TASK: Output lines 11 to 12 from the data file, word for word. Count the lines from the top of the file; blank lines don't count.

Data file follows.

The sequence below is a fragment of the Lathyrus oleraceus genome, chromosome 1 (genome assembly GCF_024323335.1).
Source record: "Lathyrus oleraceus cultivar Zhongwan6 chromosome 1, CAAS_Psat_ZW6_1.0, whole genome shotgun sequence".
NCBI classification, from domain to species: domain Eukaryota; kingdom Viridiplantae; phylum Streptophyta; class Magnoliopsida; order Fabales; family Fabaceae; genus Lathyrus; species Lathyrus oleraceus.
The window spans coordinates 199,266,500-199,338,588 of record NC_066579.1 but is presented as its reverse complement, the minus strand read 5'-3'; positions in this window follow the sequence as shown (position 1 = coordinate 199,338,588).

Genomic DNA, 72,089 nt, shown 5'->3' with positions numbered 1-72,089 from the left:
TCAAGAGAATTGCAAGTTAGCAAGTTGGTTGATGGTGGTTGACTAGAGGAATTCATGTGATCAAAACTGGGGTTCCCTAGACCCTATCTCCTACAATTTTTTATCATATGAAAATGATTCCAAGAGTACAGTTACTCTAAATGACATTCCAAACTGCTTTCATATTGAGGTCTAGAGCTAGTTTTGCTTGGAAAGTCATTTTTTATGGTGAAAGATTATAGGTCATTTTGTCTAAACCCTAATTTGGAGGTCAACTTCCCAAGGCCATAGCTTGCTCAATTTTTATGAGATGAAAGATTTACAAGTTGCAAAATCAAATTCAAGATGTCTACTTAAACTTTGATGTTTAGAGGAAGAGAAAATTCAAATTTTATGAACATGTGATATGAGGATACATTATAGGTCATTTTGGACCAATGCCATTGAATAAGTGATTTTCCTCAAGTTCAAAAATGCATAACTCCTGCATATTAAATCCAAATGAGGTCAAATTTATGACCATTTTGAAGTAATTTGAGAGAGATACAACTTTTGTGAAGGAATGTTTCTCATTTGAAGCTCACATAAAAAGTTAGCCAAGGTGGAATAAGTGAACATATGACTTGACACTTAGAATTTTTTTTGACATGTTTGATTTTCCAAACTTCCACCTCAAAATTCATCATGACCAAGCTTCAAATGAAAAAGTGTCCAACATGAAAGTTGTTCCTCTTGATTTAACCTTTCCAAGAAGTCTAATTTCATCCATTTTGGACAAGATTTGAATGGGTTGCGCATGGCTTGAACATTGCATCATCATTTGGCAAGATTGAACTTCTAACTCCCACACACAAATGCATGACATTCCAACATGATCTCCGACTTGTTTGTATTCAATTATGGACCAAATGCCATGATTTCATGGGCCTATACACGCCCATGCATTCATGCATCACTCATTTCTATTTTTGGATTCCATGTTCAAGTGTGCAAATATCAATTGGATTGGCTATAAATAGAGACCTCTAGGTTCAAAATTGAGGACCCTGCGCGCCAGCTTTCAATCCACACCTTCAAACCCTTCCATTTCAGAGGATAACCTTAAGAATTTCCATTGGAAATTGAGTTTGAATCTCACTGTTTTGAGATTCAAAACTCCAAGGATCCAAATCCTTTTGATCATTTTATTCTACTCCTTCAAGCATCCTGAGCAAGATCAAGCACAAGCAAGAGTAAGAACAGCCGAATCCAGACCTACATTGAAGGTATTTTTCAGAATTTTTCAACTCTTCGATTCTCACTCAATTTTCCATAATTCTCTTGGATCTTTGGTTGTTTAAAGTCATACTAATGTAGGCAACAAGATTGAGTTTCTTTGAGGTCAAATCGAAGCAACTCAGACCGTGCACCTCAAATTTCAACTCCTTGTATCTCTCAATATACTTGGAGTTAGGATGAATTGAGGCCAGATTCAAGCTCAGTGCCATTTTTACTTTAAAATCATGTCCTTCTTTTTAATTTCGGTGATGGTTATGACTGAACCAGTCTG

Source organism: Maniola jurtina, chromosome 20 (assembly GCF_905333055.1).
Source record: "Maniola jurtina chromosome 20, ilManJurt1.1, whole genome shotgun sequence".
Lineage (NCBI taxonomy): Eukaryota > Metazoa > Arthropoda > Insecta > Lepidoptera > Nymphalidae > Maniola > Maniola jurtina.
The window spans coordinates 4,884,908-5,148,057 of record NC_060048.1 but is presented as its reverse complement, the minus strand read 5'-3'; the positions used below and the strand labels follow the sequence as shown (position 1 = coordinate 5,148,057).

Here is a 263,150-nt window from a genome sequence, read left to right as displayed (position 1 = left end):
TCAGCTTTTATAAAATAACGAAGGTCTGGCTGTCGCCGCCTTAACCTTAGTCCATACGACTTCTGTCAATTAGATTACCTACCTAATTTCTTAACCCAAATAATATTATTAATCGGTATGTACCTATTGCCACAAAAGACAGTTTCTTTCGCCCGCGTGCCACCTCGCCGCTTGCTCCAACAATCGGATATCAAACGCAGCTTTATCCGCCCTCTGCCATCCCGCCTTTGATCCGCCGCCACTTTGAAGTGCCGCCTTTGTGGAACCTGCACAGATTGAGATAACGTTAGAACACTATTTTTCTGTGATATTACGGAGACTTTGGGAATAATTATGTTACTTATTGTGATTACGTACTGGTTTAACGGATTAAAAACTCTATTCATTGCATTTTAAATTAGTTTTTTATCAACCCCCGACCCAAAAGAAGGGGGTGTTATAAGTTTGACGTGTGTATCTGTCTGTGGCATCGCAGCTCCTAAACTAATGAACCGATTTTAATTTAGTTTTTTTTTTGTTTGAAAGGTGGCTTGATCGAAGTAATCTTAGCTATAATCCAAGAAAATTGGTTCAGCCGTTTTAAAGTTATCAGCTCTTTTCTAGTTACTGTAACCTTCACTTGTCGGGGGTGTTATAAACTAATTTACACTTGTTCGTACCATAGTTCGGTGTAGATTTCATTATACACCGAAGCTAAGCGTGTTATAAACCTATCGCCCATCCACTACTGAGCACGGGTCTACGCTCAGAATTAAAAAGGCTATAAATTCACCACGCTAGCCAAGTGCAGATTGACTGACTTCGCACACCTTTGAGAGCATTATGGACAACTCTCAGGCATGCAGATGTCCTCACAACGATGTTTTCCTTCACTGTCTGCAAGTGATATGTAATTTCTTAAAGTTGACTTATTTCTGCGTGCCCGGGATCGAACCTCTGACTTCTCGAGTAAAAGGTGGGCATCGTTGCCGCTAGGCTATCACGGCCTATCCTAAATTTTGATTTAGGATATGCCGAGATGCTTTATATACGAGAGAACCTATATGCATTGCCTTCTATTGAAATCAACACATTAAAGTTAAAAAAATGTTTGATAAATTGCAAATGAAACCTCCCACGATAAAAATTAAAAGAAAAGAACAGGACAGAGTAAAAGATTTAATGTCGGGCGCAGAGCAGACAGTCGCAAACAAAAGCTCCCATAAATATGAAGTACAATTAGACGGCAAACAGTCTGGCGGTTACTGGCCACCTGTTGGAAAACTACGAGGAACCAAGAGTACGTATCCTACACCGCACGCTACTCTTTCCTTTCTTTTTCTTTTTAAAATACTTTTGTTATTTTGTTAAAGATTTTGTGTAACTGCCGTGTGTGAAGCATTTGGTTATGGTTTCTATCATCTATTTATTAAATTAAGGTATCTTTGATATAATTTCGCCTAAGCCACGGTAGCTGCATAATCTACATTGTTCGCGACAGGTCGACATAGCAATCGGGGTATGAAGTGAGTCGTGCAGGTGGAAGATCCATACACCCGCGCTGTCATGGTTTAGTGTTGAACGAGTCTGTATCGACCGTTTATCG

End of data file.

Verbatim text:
Here is a 263,150-nt window from a genome sequence, read left to right as displayed (position 1 = left end):
TCAGCTTTTATAAAATAACGAAGGTCTGGCTGTCGCCGCCTTAACCTTAGTCCATACGACTTCTGTCAATTAGATTACCTACCTAATTTCTTAACCCAAATAATATTATTAATCGGTATGTACCTATTGCCACAAAAGACAGTTTCTTTCGCCCGCGTGCCACCTCGCCGCTTGCTCCAACAATCGGATATCAAACGCAGCTTTATCCGCCCTCTGCCATCCCGCCTTTGATCCGCCGCCACTTTGAAGTGCCGCCTTTGTGGAACCTGCACAGATTGAGATAACGTTAGAACACTATTTTTCTGTGATATTACGGAGACTTTGGGAATAATTATGTTACTTATTGTGATTACGTACTGGTTTAACGGATTAAAAACTCTATTCATTGCATTTTAAATTAGTTTTTTATCAACCCCCGACCCAAAAGAAGGGGGTGTTATAAGTTTGACGTGTGTATCTGTCTGTGGCATCGCAGCTCCTAAACTAATGAACCGATTTTAATTTAGTTTTTTTTTTGTTTGAAAGGTGGCTTGATCGAAGTAATCTTAGCTATAATCCAAGAAAATTGGTTCAGCCGTTTTAAAGTTATCAGCTCTTTTCTAGTTACTGTAACCTTCACTTGTCGGGGGTGTTATAAACTAATTTACACTTGTTCGTACCATAGTTCGGTGTAGATTTCATTATACACCGAAGCTAAGCGTGTTATAAACCTATCGCCCATCCACTACTGAGCACGGGTCTACGCTCAGAATTAAAAAGGCTATAAATTCACCACGCTAGCCAAGTGCAGATTGACTGACTTCGCACACCTTTGAGAGCATTATGGACAACTCTCAGGCATGCAGATGTCCTCACAACGATGTTTTCCTTCACTGTCTGCAAGTGATATGTAATTTCTTAAAGTTGACTTATTTCTGCGTGCCCGGGATCGAACCTCTGACTTCTCGAGTAAAAGGTGGGCATCGTTGCCGCTAGGCTATCACGGCCTATCCTAAATTTTGATTTAGGATATGCCGAGATGCTTTATATACGAGAGAACCTATATGCATTGCCTTCTATTGAAATCAACACATTAAAGTTAAAAAAATGTTTGATAAATTGCAAATGAAACCTCCCACGATAAAAATTAAAAGAAAAGAACAGGACAGAGTAAAAGATTTAATGTCGGGCGCAGAGCAGACAGTCGCAAACAAAAGCTCCCATAAATATGAAGTACAATTAGACGGCAAACAGTCTGGCGGTTACTGGCCACCTGTTGGAAAACTACGAGGAACCAAGAGTACGTATCCTACACCGCACGCTACTCTTTCCTTTCTTTTTCTTTTTAAAATACTTTTGTTATTTTGTTAAAGATTTTGTGTAACTGCCGTGTGTGAAGCATTTGGTTATGGTTTCTATCATCTATTTATTAAATTAAGGTATCTTTGATATAATTTCGCCTAAGCCACGGTAGCTGCATAATCTACATTGTTCGCGACAGGTCGACATAGCAATCGGGGTATGAAGTGAGTCGTGCAGGTGGAAGATCCATACACCCGCGCTGTCATGGTTTAGTGTTGAACGAGTCTGTATCGACCGTTTATCG